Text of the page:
1978, 90" x 78"
at Mt. St. Mary's College, Los Angeles
Photo: Grant Taylor


Painting Dualities

West Los Angeles—
Don Sorenson's productivity is surprising considering the elaborate brushwork and taping required to finish just one of his painting. Often as many as nineteen colors are layered in both tight and loose gestures. Deceptively simple zigzag motifs overlap, intermingle, weave, then separate, hooking your eye in their complex journey. This weblike network then unifies. It becomes atmospheric, like fog curling around you, drawing you into its depths. Sorenson's intentionally offbeat colors alternately offer anxiety and rest, adding to the diagonals' energy.

Sorenson creates his unabashedly beautiful abstract paintings from a love of that medium, now out of fashion, at least in some contemporary circles. A spendid selection of three year's work informs us that while Sorenson paints, he also thinks.

Appropriating modernist pictorial concerns such as flat to deeper space, overall gridlike composition, large scale and expressive gesture, Sorenson integrates them with a unique vocabulary of dualities.

Gallery director Jim Murray offers a handsome catalog with a forward by Nicholas Wilder and an informative introduction by Melinda Wortz., gallery director at UC Irvine. From the spacing of Sorenson's large canvases throughout several rooms, three categories emerge which reveal conscious analysis of his process.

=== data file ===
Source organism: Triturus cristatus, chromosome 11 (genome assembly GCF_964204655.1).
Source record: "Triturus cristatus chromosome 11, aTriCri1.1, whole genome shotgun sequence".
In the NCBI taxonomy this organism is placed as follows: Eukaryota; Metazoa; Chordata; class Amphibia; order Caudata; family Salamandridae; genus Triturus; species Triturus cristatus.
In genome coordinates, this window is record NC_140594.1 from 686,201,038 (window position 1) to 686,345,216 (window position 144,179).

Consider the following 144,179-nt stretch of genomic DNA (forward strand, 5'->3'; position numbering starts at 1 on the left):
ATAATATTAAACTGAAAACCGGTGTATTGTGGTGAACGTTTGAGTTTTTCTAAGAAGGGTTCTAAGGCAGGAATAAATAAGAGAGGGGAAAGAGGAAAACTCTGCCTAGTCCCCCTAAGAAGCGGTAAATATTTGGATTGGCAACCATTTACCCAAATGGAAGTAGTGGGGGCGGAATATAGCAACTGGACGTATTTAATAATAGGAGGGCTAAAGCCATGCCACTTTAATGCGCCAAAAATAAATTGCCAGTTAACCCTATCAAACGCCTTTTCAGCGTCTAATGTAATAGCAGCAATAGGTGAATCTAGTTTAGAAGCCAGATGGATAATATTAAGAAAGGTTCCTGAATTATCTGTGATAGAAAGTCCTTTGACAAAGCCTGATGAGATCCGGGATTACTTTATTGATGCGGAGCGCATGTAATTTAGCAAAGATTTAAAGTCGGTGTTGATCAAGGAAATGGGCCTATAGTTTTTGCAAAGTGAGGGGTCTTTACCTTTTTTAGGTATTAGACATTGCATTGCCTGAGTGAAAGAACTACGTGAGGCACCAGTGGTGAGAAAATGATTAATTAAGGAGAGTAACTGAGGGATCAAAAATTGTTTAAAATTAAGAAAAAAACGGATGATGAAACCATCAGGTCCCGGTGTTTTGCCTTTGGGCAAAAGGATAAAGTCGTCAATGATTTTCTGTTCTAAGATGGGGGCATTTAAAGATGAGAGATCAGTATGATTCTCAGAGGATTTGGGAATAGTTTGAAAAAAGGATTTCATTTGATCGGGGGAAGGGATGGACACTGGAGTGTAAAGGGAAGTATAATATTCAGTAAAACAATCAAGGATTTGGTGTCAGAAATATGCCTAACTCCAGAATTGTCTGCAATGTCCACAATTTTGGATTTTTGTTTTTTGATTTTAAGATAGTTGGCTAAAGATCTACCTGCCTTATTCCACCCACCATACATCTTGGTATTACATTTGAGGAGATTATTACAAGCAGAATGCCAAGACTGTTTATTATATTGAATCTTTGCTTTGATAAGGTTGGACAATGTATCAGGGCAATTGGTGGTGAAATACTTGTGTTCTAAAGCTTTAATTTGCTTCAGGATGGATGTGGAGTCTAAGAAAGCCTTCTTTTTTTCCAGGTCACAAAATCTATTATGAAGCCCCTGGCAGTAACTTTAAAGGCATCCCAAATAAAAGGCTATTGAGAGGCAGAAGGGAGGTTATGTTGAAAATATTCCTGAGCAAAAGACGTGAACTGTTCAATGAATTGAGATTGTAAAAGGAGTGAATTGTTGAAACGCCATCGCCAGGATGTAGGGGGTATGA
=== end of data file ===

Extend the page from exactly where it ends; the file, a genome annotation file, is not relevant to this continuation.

In the Painterly series puffs and squiggles of brushed flesh tone intermingle with the taped lines of a multihued grid. A connection to pop art exists in the lightning bolt and cloud images and in the comic book colors. The working out of figure to ground ambiquity is perhaps too obvious when compared with later paintings.

A softer emotion comes through the Curved Diagonal series, while the background stabilizes as a needed anchor for the nervous energy of the lines. Subtle colors are introduced and show Sorenson's awareness of light. To me the images suggest a microscopic view of something large, as if they are fiber bundles.

Represtational illusions fade in the Field series, where figure and ground compete equally, producing waves of kinetic energy. Their oscillating motion is like static in sound where volume and pitch change according to various interruptions. Here is Sorenson's most complete synthesisof modernist rhetoric with his own passion.

Sorenson takes stylistic polar opposites such as "Intellect and emotion, order and randomness, control and accident, stucture and chaos, straight line and amorphous color, gloss and matte, literal flatness and illusionistic depth, figure and ground" (to quote from the catalog). He uses them with a oneness of spirit and a direct intention, thus unifying them. What at first seems contradictory, chaotic activity becomes smoothly resolved in each piece. These are stong and bright works that stand on their own, yet are also responsive to the light of their environment. Interacting with it, they take on another, deeper life.


Adrienne Rosenthal
ArtWeek, November 28, 1978


choose another review...